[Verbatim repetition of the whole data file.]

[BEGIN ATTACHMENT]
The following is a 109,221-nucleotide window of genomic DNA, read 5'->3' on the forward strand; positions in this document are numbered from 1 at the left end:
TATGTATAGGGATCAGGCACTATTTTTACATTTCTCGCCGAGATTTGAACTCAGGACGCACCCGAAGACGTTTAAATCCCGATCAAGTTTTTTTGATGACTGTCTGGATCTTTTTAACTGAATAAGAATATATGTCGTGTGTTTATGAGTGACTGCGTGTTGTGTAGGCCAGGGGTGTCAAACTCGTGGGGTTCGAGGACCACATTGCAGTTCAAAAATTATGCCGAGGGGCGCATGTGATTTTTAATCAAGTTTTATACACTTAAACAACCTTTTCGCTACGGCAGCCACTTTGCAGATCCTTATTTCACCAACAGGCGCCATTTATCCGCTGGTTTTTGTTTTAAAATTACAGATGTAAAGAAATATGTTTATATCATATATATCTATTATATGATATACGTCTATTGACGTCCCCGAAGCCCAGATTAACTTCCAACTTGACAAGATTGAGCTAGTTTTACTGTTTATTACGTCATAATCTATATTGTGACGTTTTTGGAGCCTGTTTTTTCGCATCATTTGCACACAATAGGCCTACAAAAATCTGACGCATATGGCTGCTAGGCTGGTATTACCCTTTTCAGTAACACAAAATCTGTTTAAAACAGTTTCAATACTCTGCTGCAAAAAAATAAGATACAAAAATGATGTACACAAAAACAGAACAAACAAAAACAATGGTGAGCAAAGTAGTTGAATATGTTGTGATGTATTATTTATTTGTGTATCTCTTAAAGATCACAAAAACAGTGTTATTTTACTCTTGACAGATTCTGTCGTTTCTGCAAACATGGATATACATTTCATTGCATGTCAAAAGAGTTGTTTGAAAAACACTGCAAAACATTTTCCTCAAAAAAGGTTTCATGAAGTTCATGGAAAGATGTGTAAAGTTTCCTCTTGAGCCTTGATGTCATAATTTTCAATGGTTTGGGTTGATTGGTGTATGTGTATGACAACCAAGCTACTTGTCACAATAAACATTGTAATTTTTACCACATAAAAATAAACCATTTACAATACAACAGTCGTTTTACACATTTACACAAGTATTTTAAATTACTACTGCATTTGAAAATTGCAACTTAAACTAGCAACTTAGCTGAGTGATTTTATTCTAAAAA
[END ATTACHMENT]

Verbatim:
The following is a 109,221-nucleotide window of genomic DNA, read 5'->3' on the forward strand; positions in this document are numbered from 1 at the left end:
TATGTATAGGGATCAGGCACTATTTTTACATTTCTCGCCGAGATTTGAACTCAGGACGCACCCGAAGACGTTTAAATCCCGATCAAGTTTTTTTGATGACTGTCTGGATCTTTTTAACTGAATAAGAATATATGTCGTGTGTTTATGAGTGACTGCGTGTTGTGTAGGCCAGGGGTGTCAAACTCGTGGGGTTCGAGGACCACATTGCAGTTCAAAAATTATGCCGAGGGGCGCATGTGATTTTTAATCAAGTTTTATACACTTAAACAACCTTTTCGCTACGGCAGCCACTTTGCAGATCCTTATTTCACCAACAGGCGCCATTTATCCGCTGGTTTTTGTTTTAAAATTACAGATGTAAAGAAATATGTTTATATCATATATATCTATTATATGATATACGTCTATTGACGTCCCCGAAGCCCAGATTAACTTCCAACTTGACAAGATTGAGCTAGTTTTACTGTTTATTACGTCATAATCTATATTGTGACGTTTTTGGAGCCTGTTTTTTCGCATCATTTGCACACAATAGGCCTACAAAAATCTGACGCATATGGCTGCTAGGCTGGTATTACCCTTTTCAGTAACACAAAATCTGTTTAAAACAGTTTCAATACTCTGCTGCAAAAAAATAAGATACAAAAATGATGTACACAAAAACAGAACAAACAAAAACAATGGTGAGCAAAGTAGTTGAATATGTTGTGATGTATTATTTATTTGTGTATCTCTTAAAGATCACAAAAACAGTGTTATTTTACTCTTGACAGATTCTGTCGTTTCTGCAAACATGGATATACATTTCATTGCATGTCAAAAGAGTTGTTTGAAAAACACTGCAAAACATTTTCCTCAAAAAAGGTTTCATGAAGTTCATGGAAAGATGTGTAAAGTTTCCTCTTGAGCCTTGATGTCATAATTTTCAATGGTTTGGGTTGATTGGTGTATGTGTATGACAACCAAGCTACTTGTCACAATAAACATTGTAATTTTTACCACATAAAAATAAACCATTTACAATACAACAGTCGTTTTACACATTTACACAAGTATTTTAAATTACTACTGCATTTGAAAATTGCAACTTAAACTAGCAACTTAGCTGAGTGATTTTATTCTAAAAA